Verses 4-6

God Will Laugh At Man’s Folly And Exalt His Anointed.

‘He who sits in the heavens will laugh,

The Lord will have them in derision,

Then will he speak to them in his wrath,

And vex them in his sore displeasure (‘fiery wrath’).

“Yet have I set my king,

Upon my holy hill of Zion”.’

But God will laugh at the folly of man in thinking that they can dismiss Him. For in spite of their opposition as so vividly described above He will yet set His King upon His holy hill of Zion. It is true that when the King presented Himself in Mark 11:1-18 and parallels, He was rejected by all but a few, and once they had crucified Him they thought that they were rid of Him, but it was He Who had the last laugh, for He rose again from the dead, was enthroned and acclaimed in Heaven (e.g. Acts 2:36; Acts 7:56; Ephesians 1:19-21; Revelation 5), and came down at Pentecost in wind and fire in order to establish His claim to Kingly Rule (Acts 2:1-3; compare Matthew 28:18-20), the Holy Spirit bearing Him witness (Acts 2:4). On that very holy hill of Zion that God had promised His Kingly Rule was manifested. The Kingly Rule of God had come with power (Mark 9:1).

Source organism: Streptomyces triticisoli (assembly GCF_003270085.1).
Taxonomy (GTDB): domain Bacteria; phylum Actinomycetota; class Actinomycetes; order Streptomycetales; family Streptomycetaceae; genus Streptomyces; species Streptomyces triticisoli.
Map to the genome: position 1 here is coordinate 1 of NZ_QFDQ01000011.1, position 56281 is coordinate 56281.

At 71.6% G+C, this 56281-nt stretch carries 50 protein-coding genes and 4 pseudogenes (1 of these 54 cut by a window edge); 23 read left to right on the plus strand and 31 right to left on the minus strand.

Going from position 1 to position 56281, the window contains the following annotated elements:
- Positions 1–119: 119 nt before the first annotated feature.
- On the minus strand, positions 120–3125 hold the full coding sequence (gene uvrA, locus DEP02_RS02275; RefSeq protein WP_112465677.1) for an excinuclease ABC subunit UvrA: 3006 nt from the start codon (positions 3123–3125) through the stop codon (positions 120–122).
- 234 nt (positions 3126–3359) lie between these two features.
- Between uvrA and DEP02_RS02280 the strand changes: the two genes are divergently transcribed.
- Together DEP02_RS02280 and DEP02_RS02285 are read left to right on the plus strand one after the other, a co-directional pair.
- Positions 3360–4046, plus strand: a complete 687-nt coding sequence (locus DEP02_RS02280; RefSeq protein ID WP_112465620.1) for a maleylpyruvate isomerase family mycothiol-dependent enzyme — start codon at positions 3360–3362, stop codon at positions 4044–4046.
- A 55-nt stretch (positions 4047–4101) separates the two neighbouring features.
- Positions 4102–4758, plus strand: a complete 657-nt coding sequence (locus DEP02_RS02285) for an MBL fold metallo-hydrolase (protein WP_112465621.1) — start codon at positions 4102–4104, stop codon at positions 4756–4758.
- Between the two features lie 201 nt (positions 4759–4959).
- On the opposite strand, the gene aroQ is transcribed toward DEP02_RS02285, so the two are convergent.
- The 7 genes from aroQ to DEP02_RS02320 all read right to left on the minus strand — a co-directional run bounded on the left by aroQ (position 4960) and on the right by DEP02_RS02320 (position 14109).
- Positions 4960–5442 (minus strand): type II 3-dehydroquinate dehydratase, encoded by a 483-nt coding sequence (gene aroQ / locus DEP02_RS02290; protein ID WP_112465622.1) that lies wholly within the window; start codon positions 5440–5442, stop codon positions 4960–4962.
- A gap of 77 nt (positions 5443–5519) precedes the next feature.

Verse 7

‘I will declare the decree of YHWH.

He said to me, “You are my son,

Today I have begotten you.”

This is the solemn decree of God. This has firstly in mind the words of Nathan to David in 2 Samuel 7:8-16. God had chosen him, a humble shepherd, to be prince over Israel, yes, to be a great name like the name of the great ones on the earth. It was then that he was ‘adopted’, and informed that God would be father to his son, indicating that He was so to David too. And He promised that this would continue on in his descendants. Just as God was a father to David so would He be a father to his son, and his son’s sons (Psalms 89:29; Psalms 89:36). Each would be made God’s son, adopted by YHWH.